ACADEMIC HONESTY: You are expected to submit your own work for all assignments. When making use of others' words or ideas, you must give proper credit through the use of quotations and attributions. Failure to do so constitutes plagiarism. Plagiarism will be grounds for failure in this course. For more information on Metro State's academic honesty polices, follow the link to Metro State's Student Handbook (http://www.metrostate.edu/studaff/context.htm#rights).  


In Class


Assignments Due


Aug 26

Introduction, syllabus review, course objectives, class procedures, and discussion of class assignments.





Sep 2

Distributed systems, system architecture, and standard architectures, choose cases.

N-Tiered Architecture




Inter-process communication
Sockets and Ports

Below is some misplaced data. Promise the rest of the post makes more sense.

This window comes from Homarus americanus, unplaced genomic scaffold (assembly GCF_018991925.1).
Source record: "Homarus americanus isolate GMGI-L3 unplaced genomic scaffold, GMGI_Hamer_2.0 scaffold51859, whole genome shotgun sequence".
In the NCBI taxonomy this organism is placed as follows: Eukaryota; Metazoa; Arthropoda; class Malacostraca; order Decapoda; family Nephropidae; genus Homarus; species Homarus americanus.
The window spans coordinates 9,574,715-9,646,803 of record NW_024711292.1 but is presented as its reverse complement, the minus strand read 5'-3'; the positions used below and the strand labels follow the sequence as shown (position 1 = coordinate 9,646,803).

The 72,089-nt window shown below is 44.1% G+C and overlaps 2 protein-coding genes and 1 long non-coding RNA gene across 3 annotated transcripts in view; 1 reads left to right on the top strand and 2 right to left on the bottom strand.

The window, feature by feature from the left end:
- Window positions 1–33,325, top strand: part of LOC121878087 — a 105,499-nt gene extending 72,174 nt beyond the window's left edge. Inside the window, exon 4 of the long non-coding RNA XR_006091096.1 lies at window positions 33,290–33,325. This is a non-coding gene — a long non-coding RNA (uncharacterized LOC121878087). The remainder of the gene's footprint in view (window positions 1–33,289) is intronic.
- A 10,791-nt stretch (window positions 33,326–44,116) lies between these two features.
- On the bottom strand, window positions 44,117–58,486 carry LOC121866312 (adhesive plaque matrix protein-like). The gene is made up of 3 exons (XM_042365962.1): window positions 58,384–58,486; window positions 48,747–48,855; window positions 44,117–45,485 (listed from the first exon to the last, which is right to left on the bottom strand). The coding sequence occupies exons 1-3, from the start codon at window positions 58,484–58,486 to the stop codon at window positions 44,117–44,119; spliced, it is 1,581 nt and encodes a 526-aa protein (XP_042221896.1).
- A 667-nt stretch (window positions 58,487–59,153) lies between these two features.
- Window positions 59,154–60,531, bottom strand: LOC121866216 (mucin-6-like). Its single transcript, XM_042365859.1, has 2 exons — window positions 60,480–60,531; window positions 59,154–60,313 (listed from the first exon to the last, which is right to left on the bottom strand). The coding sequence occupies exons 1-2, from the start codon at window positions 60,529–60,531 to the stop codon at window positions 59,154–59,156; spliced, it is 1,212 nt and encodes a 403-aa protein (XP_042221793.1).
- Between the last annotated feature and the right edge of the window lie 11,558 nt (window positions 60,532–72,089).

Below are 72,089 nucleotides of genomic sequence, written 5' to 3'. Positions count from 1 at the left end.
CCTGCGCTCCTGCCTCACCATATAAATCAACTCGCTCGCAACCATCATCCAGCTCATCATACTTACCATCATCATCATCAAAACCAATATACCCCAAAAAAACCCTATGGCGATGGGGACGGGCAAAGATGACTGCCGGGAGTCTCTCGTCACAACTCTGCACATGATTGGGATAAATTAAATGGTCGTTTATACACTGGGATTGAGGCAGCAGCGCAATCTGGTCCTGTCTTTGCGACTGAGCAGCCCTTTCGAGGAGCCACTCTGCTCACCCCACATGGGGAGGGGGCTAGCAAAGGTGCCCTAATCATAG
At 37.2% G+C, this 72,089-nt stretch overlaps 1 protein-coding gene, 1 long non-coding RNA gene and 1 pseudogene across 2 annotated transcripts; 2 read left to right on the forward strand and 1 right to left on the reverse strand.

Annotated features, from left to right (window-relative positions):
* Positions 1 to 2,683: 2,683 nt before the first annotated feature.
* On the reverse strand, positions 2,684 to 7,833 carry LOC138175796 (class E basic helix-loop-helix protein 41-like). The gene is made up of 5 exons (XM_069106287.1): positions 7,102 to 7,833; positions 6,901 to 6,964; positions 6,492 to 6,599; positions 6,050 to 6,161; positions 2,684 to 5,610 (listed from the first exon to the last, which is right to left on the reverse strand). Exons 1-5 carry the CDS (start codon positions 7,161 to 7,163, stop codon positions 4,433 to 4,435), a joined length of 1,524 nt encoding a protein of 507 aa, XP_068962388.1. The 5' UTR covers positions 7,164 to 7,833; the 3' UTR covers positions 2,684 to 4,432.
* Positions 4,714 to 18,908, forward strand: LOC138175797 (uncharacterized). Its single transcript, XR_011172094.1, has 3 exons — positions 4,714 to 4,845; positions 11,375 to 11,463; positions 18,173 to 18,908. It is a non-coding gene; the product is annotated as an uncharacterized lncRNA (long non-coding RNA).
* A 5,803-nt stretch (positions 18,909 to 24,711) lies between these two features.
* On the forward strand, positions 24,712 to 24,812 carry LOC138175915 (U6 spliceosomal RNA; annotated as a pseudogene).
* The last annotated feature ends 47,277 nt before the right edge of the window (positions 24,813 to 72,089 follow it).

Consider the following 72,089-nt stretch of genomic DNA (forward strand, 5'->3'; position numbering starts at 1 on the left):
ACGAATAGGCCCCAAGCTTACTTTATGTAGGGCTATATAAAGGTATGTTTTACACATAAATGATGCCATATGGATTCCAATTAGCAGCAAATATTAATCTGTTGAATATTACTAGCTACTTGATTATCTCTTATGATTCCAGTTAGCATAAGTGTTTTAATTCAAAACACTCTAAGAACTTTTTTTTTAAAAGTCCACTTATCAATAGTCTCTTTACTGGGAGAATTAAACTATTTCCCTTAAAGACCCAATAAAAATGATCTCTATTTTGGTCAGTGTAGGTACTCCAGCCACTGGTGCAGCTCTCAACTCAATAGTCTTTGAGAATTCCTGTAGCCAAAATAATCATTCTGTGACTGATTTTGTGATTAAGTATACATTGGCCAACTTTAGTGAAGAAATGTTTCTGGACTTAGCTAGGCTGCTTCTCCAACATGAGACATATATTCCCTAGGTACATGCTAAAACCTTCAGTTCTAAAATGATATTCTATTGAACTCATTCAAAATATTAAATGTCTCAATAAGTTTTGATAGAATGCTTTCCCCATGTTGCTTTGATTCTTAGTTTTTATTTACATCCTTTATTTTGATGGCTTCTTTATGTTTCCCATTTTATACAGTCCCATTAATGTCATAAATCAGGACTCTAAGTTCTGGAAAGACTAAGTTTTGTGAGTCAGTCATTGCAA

Distributed objects
Proxies and Skeletons




Operating system layers, Security


Web Services






Distributed file systems and name services




Time and state
Cases (Security):

Chandy and Lamport




Coordination, agreement, and transactions

Distributed Mutual Exclusion




Distributed transactions

.NET Transactions


Two Phase Commit




  Replication and Consistency





Services and Naming Services
Events and Notification




Management of Distributed environments

Fundamentals of DSM



Future: Emerging Technologies




Finish case studies presentations

Discussion of Distributed Management Issues


Research Paper Due

Final Completed




Final project and presentations.

CASE STUDIES:   Look at the possibilities for a case in this class.  You will do two separate cases.  We will negotiate who does the cases between the first two classes of the course.  I will announce the cases by the end of the second class.